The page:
Behind the Scenes: An Introduction to Conservation
A look at the intricacies of wood, stone and polychrome conservation, through in-depth analysis of an Iranian artefact from the Museum of Islamic Art (MIA)’s collection.
Our team of curators, registrars, conservators, and experts in exhibitions and gallery installations ensure the highest standard of care for the objects in our collection or on temporary loan.
In this video, the third in a six-part series, Wood and Stone Conservator at the Museum of Islamic Art, Stefan Masarovic, talks us through his work and the range of materials in his remit, focussing on a polychrome (multicoloured) statue head from 12th-century Rayy, Iran.
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Mathaf: Arab Museum of Modern Art invites visitors to experience a world-class collection of modern and contemporary art.
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Art Lesson with artist Ismail Azzam
Every Sunday and Monday
Family guided tour
On select days
The National Museum of Qatar (NMoQ) gives voice to Qatar’s rich heritage and culture. We welcome diverse communities to our vibrant and immersive space to come together to experience Qatar’s past, present and future.
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A centre of knowledge and inspiration that illuminates the world of Islamic art
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Fire Station is a contemporary art space located in the heart of Doha and is committed to supporting artists, curators and the wider public through our residencies and public programmes.
EDUARDO NAVARRO; THE FREE SPIRITS OF THE WILD HORSES
Established by Qatar Museums under the leadership of Her Excellency Sheikha Al-Mayassa, M7 responds to the demands of Qatar’s growing fashion and design industries and is dedicated to empowering designers to explore, collaborate, and develop successful businesses.M7 provides local designers with all the necessary tools and expertise to enable them to take their ideas from concept to market.
Zwara: Focus on Forever Valentino
Discover more about Liwan. From its iconic mid-century building and history to its facilities and programmes.
The 3-2-1 Qatar Olympic and Sports Museum is the world’s most sophisticated museum dedicated to sport. Visit today to enjoy interactive exhibits, inspiring stories and fun activities that celebrate sports culture within Qatar and beyond.
Open 24 hours a day, MIA Park is the perfect place to enjoy an afternoon picnic or a sunset stroll, complemented by family-friendly activities and engaging public artworks.
The site houses 119 flags representing nations with diplomatic missions in Qatar, as well as the European flag, the United Nations flag and the Gulf Cooperation Council (GCC) flag; it also plays host to festivals, celebrations and other community events.
Qatar Museums Gallery – Al Riwaq is a temporary exhibition space that hosts an exciting roster of ambitious projects.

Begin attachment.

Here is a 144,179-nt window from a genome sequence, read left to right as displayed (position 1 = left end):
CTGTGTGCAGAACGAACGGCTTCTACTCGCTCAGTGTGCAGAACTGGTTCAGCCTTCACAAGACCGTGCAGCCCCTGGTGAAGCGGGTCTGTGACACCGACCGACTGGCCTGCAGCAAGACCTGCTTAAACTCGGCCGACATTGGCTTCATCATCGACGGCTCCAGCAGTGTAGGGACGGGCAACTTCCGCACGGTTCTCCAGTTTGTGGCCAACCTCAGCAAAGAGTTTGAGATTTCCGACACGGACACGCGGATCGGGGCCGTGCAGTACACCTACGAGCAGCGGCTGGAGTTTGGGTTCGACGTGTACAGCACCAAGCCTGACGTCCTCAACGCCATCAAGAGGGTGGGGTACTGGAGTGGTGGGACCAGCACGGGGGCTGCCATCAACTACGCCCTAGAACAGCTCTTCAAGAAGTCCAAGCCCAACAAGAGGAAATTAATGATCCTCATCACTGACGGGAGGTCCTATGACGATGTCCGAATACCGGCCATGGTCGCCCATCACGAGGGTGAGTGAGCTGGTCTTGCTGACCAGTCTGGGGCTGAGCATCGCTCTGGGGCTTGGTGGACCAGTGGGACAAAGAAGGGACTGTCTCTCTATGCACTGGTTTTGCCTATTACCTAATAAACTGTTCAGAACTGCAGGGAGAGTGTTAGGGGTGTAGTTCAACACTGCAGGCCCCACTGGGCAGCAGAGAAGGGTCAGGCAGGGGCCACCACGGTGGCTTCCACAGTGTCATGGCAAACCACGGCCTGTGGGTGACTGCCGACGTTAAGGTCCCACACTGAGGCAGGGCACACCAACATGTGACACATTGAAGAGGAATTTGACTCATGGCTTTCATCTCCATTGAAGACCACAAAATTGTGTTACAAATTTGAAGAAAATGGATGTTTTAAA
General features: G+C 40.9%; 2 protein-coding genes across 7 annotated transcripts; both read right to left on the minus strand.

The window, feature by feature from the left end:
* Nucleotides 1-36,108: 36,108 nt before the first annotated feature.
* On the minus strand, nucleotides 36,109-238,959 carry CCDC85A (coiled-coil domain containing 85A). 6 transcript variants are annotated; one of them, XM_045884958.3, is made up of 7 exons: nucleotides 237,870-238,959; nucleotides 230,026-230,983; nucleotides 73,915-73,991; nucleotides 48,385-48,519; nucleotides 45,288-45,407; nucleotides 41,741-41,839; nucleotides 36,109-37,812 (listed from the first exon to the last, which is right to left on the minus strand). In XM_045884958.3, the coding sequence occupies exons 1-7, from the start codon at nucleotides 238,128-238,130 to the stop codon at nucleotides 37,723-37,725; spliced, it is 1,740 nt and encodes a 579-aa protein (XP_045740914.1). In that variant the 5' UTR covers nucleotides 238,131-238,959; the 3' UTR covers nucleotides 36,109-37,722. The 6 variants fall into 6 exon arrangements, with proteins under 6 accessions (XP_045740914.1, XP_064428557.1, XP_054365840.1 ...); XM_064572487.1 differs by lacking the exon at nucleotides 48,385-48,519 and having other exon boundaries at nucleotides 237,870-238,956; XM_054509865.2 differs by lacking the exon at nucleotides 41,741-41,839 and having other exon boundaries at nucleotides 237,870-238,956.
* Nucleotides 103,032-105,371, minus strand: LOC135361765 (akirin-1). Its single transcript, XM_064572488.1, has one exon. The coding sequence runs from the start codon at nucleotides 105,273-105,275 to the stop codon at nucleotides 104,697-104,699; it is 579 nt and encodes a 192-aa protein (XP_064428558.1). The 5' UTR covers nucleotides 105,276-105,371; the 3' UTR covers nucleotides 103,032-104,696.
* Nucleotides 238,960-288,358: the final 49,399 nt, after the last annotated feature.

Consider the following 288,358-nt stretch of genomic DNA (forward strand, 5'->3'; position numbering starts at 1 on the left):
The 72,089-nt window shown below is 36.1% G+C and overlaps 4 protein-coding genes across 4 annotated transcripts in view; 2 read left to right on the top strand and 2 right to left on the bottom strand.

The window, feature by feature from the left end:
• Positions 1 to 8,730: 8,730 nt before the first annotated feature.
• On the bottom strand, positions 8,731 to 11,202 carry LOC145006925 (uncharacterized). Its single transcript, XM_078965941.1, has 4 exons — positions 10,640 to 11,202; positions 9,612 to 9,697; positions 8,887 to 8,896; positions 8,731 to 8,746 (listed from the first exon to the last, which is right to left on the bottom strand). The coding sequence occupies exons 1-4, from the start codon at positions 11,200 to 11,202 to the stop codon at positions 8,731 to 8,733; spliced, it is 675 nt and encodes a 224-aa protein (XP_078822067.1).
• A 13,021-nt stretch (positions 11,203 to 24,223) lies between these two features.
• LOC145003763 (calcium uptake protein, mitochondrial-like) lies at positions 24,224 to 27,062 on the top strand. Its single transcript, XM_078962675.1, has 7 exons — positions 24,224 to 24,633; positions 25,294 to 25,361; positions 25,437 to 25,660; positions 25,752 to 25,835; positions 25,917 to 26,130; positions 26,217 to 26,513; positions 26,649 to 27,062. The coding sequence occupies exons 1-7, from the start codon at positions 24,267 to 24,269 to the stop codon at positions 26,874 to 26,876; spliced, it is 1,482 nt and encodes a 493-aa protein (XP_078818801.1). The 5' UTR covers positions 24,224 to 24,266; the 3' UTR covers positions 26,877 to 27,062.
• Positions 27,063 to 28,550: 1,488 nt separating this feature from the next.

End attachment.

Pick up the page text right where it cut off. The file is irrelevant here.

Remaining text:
Qatar Museums Gallery – Katara was founded in 2010 as a space for temporary exhibitions and public art projects.
The Al Najadah community will comprise creatives and entrepreneurs who aspire to learn from one another and form partnerships, while showcasing their work for the world to see.
Originally intended for defense purposes, Zekreet Fort was built by tribal leader Rahma bin Jaber Al Jalahmah, entirely of faroush stones, or beach rocks. The fort followed a rectangular plan and towers were added in a later stage to its four corners to further strengthen its structure. Small structures, among which are three madabis (date-pressing rooms), were discovered by archaeologists between the fort and the sea.
The Barzan Towers are located about 20 km north of Doha in the village of Umm Salal Mohammed, which was developed in 1910 by Sheikh Mohammed bin Jassim Al Thani. Earlier towers may have existed at the site throughout the nineteenth century.
Rock carvings, or petroglyphs, can be found at a dozen sites around the coast of Qatar. However, the greatest number of carvings can be found at Al Jassasiya, some 60 km north of Doha, on low limestone hills. Discovered in 1957, the site was systematically studied in 1974, when nearly 900 carved single figures and compositions were catalogued.
Al Zubarah is Qatar’s largest archaeological heritage site. It was named a UNESCO World Heritage Site in 2013 and is the best-preserved example of an eighteenth – nineteenth century trading and pearl fishing town in the Gulf region. Unlike its contemporaries, it is largely intact and has not been lost beneath the region’s vast modern cities.
This was the most populated region of Qatar in the 18th and 19th centuries due to its proximity to the sea and Bahrain, a regional trade centre. The exact date of the construction of Al Rekayat is yet to be determined, but archaeological evidence suggests that it could go back to the mid-18th century, when nearby Al Zubarah was thriving.
Extending along the coastline of northwest Qatar for some 2.5 km, Al Ruwaida was inhabited from about the 16th through the 18th centuries. The settlement incorporated a large, central fort, two mosques, a boatyard, and merchants’ warehouses.
The Old Palace was built in the early 20th century by Sheikh Abdullah bin Jassim Al Thani, who is today considered to be the father of modern Qatar. For around a decade, the palace was at the centre of Qatar’s political leadership, serving as the residence of the ruler of Qatar and his family and the seat of government.
In 1975 the palace was converted into the Qatar National Museum, which included a Museum of the State, a lagoon and a popular marine aquarium. In 1980 the adaptation of the Old Palace as a museum won the Aga Khan Award for Architecture.
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